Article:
Derivative Financial Instruments
      
We account for our derivative activities by applying authoritative accounting and reporting guidance, which requires that every derivative instrument be recorded on the consolidated balance sheet as either an asset or a liability measured at its fair value and that changes in the derivative’s fair value be recognized currently in earnings unless specific hedge accounting criteria are met. All of the derivative instruments that we utilize are to manage the price risk attributable to our expected oil and gas production. We have elected not to designate price-risk management activities as accounting hedges under the accounting guidance and, accordingly, account for them using the mark-to-market accounting method. Under this method, the changes in contract values are reported currently in earnings. We periodically utilize derivatives to manage our exposure to variable interest rates.

The related cash flow impact of our derivative activities are reflected as cash flows from operating activities. See Note 4, “Derivative Financial Instruments,” for a more detailed discussion of our derivative activities.
 
 
8

  
NEWFIELD EXPLORATION COMPANY
NOTES TO CONSOLIDATED FINANCIAL STATEMENTS – (Continued)



    
     New Accounting Requirements

In May 2011, the FASB issued additional guidance regarding fair value measurement and disclosure requirements. The most significant change requires us, for Level 3 fair value measurements, to disclose quantitative information about unobservable inputs used, a description of the valuation processes used and a qualitative discussion about the sensitivity of the measurements. The guidance is effective for interim and annual periods beginning on or after December 15, 2011. Adopting the additional fair value measurement and disclosure requirements did not have a material impact on our financial position or results of operations.

In December 2011, the FASB issued guidance regarding the disclosure of offsetting assets and liabilities. The guidance will require disclosure of gross information and net information about instruments and transactions eligible for offset arrangement. The guidance is effective for interim and annual periods beginning on or after January 1, 2013. We do not expect adoption of the additional disclosures regarding offsetting assets and liabilities to have a material impact on our financial position or results of operations.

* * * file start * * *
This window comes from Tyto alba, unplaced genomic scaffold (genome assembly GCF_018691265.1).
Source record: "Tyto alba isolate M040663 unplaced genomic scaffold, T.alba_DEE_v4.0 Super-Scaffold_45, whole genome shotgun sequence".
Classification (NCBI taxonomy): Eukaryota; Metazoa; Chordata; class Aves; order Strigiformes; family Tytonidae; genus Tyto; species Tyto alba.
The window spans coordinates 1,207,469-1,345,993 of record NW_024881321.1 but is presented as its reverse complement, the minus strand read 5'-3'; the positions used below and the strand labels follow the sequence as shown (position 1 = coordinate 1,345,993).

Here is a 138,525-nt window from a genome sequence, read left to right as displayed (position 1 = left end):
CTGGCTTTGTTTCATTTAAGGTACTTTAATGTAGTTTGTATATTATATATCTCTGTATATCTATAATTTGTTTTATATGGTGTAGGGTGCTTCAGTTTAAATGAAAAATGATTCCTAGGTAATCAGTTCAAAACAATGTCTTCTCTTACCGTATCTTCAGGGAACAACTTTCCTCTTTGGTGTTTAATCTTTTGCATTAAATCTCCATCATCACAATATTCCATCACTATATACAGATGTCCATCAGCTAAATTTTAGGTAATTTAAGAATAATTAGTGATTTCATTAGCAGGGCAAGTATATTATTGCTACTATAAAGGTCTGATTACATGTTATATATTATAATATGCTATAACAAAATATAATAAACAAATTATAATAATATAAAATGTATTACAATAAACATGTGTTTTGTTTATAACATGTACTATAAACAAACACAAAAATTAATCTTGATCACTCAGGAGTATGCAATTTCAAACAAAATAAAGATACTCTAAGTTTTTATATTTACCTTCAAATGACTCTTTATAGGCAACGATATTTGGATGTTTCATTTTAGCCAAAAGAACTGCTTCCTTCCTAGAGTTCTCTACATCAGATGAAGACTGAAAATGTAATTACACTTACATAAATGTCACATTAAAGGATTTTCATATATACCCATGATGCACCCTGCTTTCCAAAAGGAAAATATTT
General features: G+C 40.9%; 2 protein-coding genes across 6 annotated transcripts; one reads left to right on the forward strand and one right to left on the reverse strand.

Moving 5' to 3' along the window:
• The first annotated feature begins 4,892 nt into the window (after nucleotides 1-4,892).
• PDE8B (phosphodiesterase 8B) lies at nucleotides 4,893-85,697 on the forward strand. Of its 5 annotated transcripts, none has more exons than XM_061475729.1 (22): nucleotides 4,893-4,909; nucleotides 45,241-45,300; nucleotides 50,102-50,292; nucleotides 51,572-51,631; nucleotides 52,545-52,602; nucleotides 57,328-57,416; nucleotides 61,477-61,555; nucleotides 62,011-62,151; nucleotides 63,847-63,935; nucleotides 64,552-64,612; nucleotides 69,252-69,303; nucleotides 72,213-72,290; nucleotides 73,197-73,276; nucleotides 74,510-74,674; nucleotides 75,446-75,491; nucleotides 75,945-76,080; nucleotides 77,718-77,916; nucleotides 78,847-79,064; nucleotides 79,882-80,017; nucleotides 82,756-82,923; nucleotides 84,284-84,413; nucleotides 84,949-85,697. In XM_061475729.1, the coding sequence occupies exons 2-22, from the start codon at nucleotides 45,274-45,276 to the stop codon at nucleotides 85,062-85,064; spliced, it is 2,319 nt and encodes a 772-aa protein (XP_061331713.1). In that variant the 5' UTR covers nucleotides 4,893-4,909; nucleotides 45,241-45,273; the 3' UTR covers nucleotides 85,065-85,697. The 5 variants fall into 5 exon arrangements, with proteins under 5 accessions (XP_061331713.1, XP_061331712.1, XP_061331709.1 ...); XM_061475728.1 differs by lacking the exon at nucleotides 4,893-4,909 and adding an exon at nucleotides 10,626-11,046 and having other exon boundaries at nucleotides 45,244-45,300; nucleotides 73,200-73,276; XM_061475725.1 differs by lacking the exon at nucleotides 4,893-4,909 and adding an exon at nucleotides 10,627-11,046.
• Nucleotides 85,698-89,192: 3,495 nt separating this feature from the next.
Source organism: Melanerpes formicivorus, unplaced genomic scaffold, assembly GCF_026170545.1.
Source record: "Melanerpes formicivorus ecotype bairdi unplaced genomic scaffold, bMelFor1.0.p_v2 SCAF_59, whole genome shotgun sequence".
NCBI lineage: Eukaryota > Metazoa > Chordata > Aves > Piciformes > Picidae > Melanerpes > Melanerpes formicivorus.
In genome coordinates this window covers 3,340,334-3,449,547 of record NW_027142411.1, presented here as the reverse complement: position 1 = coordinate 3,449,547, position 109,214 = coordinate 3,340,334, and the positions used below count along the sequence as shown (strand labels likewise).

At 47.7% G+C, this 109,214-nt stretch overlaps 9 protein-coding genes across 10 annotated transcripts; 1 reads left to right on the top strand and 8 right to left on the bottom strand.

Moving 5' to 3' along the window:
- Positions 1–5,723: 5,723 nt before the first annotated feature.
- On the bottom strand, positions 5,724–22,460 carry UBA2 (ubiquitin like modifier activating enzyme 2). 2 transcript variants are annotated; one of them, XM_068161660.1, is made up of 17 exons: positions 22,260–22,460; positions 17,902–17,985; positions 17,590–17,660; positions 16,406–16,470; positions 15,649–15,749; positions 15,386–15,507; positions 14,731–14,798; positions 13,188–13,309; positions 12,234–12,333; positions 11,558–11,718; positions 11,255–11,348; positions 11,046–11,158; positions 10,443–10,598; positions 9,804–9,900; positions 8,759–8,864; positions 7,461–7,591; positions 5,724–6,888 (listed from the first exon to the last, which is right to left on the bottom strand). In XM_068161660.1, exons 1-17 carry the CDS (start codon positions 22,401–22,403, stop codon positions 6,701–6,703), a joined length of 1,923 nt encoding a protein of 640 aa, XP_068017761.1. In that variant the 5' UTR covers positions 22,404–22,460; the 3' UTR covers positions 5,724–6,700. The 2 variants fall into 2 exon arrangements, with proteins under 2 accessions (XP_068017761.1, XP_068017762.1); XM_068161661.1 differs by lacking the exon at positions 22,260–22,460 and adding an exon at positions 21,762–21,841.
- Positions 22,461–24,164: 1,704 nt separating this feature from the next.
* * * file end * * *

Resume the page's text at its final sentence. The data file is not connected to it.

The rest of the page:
2.  Earnings Per Share:

Basic earnings per share (EPS) is calculated by dividing net income (the numerator) by the weighted-average number of shares of common stock (excluding unvested restricted stock and restricted stock units) outstanding during the period (the denominator). Diluted earnings per share incorporates the dilutive impact of outstanding stock options and unvested restricted stock and restricted stock units (using the treasury stock method). Under the treasury stock method, the amount the employee must pay for exercising stock options, the amount of unrecognized compensation expense related to unvested stock-based compensation grants and the amount of excess tax benefits that would be recorded when the award becomes deductible are assumed to be used to repurchase shares. Please see Note 10, “Stock-Based Compensation.”

The following is the calculation of basic and diluted weighted-average shares outstanding and EPS for the indicated periods:

   
Three Months Ended
June 30,
   
Six Months Ended
June 30,
 
   
2012
   
2011
   
2012
   
2011
 
   
(In millions, except per share data)
 
Income (numerator):
                       
Net income — basic and diluted
  $ 135     $ 219     $ 251     $ 202  
                                 
Weighted-average shares (denominator):
                               
Weighted-average shares — basic
    134       134       134       133  
Dilution effect of stock options and unvested restricted stock
                               
and restricted stock units outstanding at end of period(1) 
    1       1       1       2  
Weighted-average shares — diluted
    135       135       135       135  
                                 
Earnings per share:
                               
Basic earnings per share
  $ 1.00     $ 1.64     $ 1.86     $ 1.52  
Diluted earnings per share
  $ 1.00     $ 1.62     $ 1.85     $ 1.50  
_______________
                       
(1)